The problem is not so much the structure of the course but the structure of its syllabus.

Voices Sunday, June 22, 2014 - 05:30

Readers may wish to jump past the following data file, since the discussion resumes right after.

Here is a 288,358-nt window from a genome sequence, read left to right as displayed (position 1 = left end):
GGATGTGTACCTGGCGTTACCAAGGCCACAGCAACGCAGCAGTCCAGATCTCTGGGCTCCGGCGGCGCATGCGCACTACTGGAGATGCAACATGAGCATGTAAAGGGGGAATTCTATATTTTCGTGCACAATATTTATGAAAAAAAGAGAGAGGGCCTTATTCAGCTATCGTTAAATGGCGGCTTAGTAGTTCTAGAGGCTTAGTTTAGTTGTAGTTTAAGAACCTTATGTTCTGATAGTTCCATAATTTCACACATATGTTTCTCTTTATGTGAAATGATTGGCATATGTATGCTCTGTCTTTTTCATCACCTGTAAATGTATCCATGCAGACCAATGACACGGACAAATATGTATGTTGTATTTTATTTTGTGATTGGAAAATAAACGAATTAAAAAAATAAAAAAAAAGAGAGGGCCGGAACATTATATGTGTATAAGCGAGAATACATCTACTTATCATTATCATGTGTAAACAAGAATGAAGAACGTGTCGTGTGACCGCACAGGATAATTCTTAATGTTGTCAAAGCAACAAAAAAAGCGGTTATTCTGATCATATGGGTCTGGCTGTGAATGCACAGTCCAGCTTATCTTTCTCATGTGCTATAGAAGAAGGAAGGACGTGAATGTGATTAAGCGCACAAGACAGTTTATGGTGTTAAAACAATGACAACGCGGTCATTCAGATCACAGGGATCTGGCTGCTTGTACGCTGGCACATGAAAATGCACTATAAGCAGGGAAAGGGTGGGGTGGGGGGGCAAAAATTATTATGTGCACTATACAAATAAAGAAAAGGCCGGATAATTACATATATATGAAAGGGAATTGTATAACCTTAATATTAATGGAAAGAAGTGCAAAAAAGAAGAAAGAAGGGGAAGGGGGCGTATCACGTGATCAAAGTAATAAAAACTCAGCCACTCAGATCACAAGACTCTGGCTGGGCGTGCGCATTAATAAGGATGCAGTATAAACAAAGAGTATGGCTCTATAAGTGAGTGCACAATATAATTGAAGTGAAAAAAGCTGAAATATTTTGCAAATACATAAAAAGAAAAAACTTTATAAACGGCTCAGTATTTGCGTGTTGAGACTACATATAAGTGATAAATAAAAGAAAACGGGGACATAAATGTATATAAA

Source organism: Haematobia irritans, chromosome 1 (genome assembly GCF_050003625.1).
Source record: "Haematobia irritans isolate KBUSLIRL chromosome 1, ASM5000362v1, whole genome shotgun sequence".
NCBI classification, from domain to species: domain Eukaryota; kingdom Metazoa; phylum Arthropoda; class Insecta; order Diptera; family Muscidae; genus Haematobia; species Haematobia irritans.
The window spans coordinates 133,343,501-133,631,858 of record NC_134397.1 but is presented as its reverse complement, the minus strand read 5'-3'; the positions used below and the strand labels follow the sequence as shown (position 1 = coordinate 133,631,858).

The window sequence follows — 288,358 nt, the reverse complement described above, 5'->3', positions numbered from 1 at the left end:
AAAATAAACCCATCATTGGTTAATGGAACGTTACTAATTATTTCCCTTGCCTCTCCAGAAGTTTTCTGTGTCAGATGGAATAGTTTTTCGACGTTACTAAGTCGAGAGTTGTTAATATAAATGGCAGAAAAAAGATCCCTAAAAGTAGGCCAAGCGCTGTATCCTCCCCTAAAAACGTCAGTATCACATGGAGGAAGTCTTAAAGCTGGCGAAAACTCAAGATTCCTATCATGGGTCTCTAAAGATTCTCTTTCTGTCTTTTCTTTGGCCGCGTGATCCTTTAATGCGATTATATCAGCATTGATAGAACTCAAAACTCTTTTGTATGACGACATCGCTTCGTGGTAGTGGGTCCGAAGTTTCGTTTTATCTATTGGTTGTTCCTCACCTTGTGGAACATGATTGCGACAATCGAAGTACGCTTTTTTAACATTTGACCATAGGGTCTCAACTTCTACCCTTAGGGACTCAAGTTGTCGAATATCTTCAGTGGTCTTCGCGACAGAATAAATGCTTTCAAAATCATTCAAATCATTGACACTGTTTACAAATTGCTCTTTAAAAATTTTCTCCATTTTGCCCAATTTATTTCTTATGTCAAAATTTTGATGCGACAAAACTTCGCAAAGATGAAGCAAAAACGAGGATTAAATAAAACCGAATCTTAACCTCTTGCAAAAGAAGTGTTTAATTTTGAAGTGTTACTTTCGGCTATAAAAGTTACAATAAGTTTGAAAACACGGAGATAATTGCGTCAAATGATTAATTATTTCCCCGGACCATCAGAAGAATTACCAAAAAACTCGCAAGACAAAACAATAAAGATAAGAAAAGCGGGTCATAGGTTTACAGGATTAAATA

Alankrita Anand| The News Minute| June 22, 2014| 12.20 pm IST The University of Delhi, which introduced the FYUP (Four Year Undergraduate Programme) last year, drew much criticism from faculty and students alike for the same. The decision to move from a three-year degree to a four-year one was considered to be Kapil Sibal’s pet project propelled by Vice-Chancellor Dinesh Singh.  Now, within a month of the change in government, various protests were staged by ABVP (the student wing of the BJP) and requests made to the HRD Ministry to review and revoke the Programme. According to reports, the UGC issued a directive to the University to repeal the Programme immediately. The directive comes at a time when the admission procedure for the coming session has been initiated and admissions are slated to begin on Tuesday. On the 14th of June, the UGC asked the University to review the implementation of the FYUP after declaring it illegal. The Programme was declared illegal because it violated the National Policy on Education the mandates a 10+2+3 format. The change was not brought about through an amendment of the Universities Act; the President (the Visitor to all central universities) was not consulted either. Incidentally, the UGC had supported the University’s move last year and said that as per the Indian Education Commission (1964-66), the duration of a programme may vary from varsity to varsity and also within the same varsity. The BJP, in its manifesto had promised that the FYUP would be repealed. The AAP had made the same promise in its 2013 Delhi manifesto. But political games aside, what does this mean for the students and the prospective students of the University?  The FYUP was introduced to bring Delhi University at par with universities in more developed countries and also to train the students for jobs in a corporate world. The Programme gives the students greater flexibility in their chosen programme and also a greater variety of options. However, according to the students (and the teachers) this is not necessarily a good thing. The problem is not so much the structure of the course, but the structure of its syllabus. The DUTA (Delhi University Teachers’ Association) had tried to resist the VC’s decision because the syllabi had been drafted in a hurry. In plain and simple words- most of it is too basic. The course is divided into two parts- Discipline Courses and Foundation Course. While the former are courses from the subject that a student is majoring in, the latter has a range of courses from Integrating Mind, Body and Heart, Building Mathematical Ability, Language, Literature and Creativity, Business Entrepreneurship and Management, Science and Life and more. Interactive learning though book discussions and presentations maybe good but not so when the IT syllabus teaches students what a monitor and printer are. There are good courses too, but the overall syllabus barely brings about any value-addition to what was already there.  However, now that the University is likely to repeal FYUP starting with the session scheduled to begin in July, the status of the current students enrolled in the Programme remains ambiguous. Not many students have found the course gratifying, and are all the more convinced about having wasted a year now. The University of Delhi is considered one of the premier universities of the country and around 2.7 lakh students have applied for the 54,000 seats. Yet, the University has been functioning in a rather indecisive way in the last one year.  HRD Minsiter Smriti Irani has said that the interests of the students will be protected. And that is exactly what the University needs to- give the students what is best for them, with a definite amount of stability. Alankrita Anand is a student at the Lady Shri Ram college, New Delhi.
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